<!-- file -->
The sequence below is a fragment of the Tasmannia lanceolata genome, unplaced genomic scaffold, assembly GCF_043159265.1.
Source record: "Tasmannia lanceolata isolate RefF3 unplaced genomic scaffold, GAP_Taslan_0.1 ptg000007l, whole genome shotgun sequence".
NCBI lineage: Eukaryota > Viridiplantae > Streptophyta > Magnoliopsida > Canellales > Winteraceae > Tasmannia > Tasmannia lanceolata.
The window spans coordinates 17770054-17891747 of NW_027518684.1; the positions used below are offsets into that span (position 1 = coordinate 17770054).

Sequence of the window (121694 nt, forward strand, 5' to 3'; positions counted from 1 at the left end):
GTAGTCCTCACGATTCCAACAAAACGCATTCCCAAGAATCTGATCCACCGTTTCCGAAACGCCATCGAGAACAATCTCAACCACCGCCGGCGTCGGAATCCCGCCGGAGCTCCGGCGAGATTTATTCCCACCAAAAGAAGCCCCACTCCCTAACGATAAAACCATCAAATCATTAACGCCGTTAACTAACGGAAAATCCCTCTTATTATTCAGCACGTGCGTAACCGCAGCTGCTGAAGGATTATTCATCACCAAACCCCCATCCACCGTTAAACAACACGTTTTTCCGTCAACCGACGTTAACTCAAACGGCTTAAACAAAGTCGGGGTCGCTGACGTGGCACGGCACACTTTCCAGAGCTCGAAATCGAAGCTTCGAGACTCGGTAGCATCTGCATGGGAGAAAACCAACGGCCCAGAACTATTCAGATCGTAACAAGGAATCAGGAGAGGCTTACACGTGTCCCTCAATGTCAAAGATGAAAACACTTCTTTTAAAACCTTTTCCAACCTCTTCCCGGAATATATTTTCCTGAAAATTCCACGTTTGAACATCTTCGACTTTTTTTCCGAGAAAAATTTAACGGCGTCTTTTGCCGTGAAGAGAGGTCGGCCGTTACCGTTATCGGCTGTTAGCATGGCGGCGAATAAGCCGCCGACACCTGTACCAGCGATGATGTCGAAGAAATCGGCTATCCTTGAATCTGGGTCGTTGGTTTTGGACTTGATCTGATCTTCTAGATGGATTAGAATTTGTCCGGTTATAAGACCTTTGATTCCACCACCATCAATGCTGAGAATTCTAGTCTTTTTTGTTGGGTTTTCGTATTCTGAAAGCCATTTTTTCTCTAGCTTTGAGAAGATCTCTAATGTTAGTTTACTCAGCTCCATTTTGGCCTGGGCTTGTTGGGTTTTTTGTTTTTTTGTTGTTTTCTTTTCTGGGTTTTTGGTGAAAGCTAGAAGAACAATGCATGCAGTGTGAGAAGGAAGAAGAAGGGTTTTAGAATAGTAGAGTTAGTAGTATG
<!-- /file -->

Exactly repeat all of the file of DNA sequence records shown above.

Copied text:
The sequence below is a fragment of the Tasmannia lanceolata genome, unplaced genomic scaffold, assembly GCF_043159265.1.
Source record: "Tasmannia lanceolata isolate RefF3 unplaced genomic scaffold, GAP_Taslan_0.1 ptg000007l, whole genome shotgun sequence".
NCBI lineage: Eukaryota > Viridiplantae > Streptophyta > Magnoliopsida > Canellales > Winteraceae > Tasmannia > Tasmannia lanceolata.
The window spans coordinates 17770054-17891747 of NW_027518684.1; the positions used below are offsets into that span (position 1 = coordinate 17770054).

Sequence of the window (121694 nt, forward strand, 5' to 3'; positions counted from 1 at the left end):
GTAGTCCTCACGATTCCAACAAAACGCATTCCCAAGAATCTGATCCACCGTTTCCGAAACGCCATCGAGAACAATCTCAACCACCGCCGGCGTCGGAATCCCGCCGGAGCTCCGGCGAGATTTATTCCCACCAAAAGAAGCCCCACTCCCTAACGATAAAACCATCAAATCATTAACGCCGTTAACTAACGGAAAATCCCTCTTATTATTCAGCACGTGCGTAACCGCAGCTGCTGAAGGATTATTCATCACCAAACCCCCATCCACCGTTAAACAACACGTTTTTCCGTCAACCGACGTTAACTCAAACGGCTTAAACAAAGTCGGGGTCGCTGACGTGGCACGGCACACTTTCCAGAGCTCGAAATCGAAGCTTCGAGACTCGGTAGCATCTGCATGGGAGAAAACCAACGGCCCAGAACTATTCAGATCGTAACAAGGAATCAGGAGAGGCTTACACGTGTCCCTCAATGTCAAAGATGAAAACACTTCTTTTAAAACCTTTTCCAACCTCTTCCCGGAATATATTTTCCTGAAAATTCCACGTTTGAACATCTTCGACTTTTTTTCCGAGAAAAATTTAACGGCGTCTTTTGCCGTGAAGAGAGGTCGGCCGTTACCGTTATCGGCTGTTAGCATGGCGGCGAATAAGCCGCCGACACCTGTACCAGCGATGATGTCGAAGAAATCGGCTATCCTTGAATCTGGGTCGTTGGTTTTGGACTTGATCTGATCTTCTAGATGGATTAGAATTTGTCCGGTTATAAGACCTTTGATTCCACCACCATCAATGCTGAGAATTCTAGTCTTTTTTGTTGGGTTTTCGTATTCTGAAAGCCATTTTTTCTCTAGCTTTGAGAAGATCTCTAATGTTAGTTTACTCAGCTCCATTTTGGCCTGGGCTTGTTGGGTTTTTTGTTTTTTTGTTGTTTTCTTTTCTGGGTTTTTGGTGAAAGCTAGAAGAACAATGCATGCAGTGTGAGAAGGAAGAAGAAGGGTTTTAGAATAGTAGAGTTAGTAGTATG